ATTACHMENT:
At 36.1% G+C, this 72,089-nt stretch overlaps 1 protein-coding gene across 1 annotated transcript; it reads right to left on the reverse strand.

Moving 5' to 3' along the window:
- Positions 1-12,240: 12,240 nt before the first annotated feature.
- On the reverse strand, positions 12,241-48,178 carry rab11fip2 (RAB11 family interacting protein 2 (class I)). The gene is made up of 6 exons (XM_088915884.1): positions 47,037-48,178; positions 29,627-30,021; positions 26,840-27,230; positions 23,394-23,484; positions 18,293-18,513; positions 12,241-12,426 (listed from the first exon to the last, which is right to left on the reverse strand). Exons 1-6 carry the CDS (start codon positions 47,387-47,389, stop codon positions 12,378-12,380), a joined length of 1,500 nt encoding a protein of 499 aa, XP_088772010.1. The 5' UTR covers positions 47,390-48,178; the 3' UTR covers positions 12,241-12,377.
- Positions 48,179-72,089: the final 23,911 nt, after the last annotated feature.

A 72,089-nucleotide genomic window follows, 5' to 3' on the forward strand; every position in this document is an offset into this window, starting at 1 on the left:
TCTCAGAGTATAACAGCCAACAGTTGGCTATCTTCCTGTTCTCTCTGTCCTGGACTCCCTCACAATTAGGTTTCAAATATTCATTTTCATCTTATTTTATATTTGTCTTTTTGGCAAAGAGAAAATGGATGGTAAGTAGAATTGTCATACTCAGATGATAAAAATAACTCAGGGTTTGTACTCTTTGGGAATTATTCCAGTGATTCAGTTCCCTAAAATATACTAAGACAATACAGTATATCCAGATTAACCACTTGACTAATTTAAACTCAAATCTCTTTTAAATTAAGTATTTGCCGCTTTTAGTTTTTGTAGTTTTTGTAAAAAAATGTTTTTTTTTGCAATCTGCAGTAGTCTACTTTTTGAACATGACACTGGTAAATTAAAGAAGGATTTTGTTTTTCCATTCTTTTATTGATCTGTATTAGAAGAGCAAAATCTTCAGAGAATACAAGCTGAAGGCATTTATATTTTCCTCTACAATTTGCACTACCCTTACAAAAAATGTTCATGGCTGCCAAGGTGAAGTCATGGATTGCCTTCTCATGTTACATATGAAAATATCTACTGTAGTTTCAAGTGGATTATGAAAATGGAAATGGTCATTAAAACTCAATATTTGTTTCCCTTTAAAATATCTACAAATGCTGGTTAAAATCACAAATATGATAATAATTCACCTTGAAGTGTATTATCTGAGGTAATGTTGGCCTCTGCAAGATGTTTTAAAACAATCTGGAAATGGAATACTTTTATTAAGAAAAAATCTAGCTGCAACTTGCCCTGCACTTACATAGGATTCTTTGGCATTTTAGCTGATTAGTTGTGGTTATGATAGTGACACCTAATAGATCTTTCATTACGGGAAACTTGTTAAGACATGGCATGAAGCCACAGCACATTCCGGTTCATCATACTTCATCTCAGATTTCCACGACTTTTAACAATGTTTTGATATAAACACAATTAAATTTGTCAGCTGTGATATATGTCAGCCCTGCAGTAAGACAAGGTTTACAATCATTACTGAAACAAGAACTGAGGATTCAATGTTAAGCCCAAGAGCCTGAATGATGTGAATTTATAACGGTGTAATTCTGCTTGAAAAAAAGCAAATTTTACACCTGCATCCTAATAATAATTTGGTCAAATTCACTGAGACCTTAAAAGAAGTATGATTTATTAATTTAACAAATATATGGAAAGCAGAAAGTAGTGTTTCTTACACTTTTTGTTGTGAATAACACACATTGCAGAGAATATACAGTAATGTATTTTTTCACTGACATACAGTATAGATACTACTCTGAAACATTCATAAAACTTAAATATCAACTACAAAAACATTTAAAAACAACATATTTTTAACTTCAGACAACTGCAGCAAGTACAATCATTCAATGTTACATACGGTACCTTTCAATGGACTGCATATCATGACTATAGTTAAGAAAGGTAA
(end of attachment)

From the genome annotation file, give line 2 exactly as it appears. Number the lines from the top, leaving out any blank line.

Moving 5' to 3' along the window: